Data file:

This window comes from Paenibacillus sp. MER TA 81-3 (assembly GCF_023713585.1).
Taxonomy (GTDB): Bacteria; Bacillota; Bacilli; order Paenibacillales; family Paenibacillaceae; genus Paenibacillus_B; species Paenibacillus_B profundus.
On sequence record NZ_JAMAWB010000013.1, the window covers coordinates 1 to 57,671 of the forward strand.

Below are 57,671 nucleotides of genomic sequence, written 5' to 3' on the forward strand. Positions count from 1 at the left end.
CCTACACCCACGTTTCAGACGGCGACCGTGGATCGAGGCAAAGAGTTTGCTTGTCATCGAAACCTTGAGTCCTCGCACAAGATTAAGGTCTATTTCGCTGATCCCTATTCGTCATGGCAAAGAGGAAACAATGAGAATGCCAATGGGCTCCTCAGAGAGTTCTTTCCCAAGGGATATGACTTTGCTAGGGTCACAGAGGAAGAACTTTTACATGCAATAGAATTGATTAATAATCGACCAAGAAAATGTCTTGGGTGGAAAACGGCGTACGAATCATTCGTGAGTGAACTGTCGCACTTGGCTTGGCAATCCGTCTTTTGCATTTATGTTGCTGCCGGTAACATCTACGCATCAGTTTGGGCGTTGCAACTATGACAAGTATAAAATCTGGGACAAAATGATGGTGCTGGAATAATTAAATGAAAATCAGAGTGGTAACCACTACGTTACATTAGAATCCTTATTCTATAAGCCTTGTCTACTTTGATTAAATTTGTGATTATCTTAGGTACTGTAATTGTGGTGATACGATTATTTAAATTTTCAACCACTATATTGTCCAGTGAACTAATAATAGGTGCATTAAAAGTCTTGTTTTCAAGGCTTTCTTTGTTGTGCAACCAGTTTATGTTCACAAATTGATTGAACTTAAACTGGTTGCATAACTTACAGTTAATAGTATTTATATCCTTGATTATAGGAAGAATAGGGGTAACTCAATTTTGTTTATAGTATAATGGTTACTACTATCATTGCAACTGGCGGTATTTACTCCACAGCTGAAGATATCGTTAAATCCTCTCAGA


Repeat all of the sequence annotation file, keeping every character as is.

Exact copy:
This window comes from Paenibacillus sp. MER TA 81-3 (assembly GCF_023713585.1).
Taxonomy (GTDB): Bacteria; Bacillota; Bacilli; order Paenibacillales; family Paenibacillaceae; genus Paenibacillus_B; species Paenibacillus_B profundus.
On sequence record NZ_JAMAWB010000013.1, the window covers coordinates 1 to 57,671 of the forward strand.

Below are 57,671 nucleotides of genomic sequence, written 5' to 3' on the forward strand. Positions count from 1 at the left end.
CCTACACCCACGTTTCAGACGGCGACCGTGGATCGAGGCAAAGAGTTTGCTTGTCATCGAAACCTTGAGTCCTCGCACAAGATTAAGGTCTATTTCGCTGATCCCTATTCGTCATGGCAAAGAGGAAACAATGAGAATGCCAATGGGCTCCTCAGAGAGTTCTTTCCCAAGGGATATGACTTTGCTAGGGTCACAGAGGAAGAACTTTTACATGCAATAGAATTGATTAATAATCGACCAAGAAAATGTCTTGGGTGGAAAACGGCGTACGAATCATTCGTGAGTGAACTGTCGCACTTGGCTTGGCAATCCGTCTTTTGCATTTATGTTGCTGCCGGTAACATCTACGCATCAGTTTGGGCGTTGCAACTATGACAAGTATAAAATCTGGGACAAAATGATGGTGCTGGAATAATTAAATGAAAATCAGAGTGGTAACCACTACGTTACATTAGAATCCTTATTCTATAAGCCTTGTCTACTTTGATTAAATTTGTGATTATCTTAGGTACTGTAATTGTGGTGATACGATTATTTAAATTTTCAACCACTATATTGTCCAGTGAACTAATAATAGGTGCATTAAAAGTCTTGTTTTCAAGGCTTTCTTTGTTGTGCAACCAGTTTATGTTCACAAATTGATTGAACTTAAACTGGTTGCATAACTTACAGTTAATAGTATTTATATCCTTGATTATAGGAAGAATAGGGGTAACTCAATTTTGTTTATAGTATAATGGTTACTACTATCATTGCAACTGGCGGTATTTACTCCACAGCTGAAGATATCGTTAAATCCTCTCAGA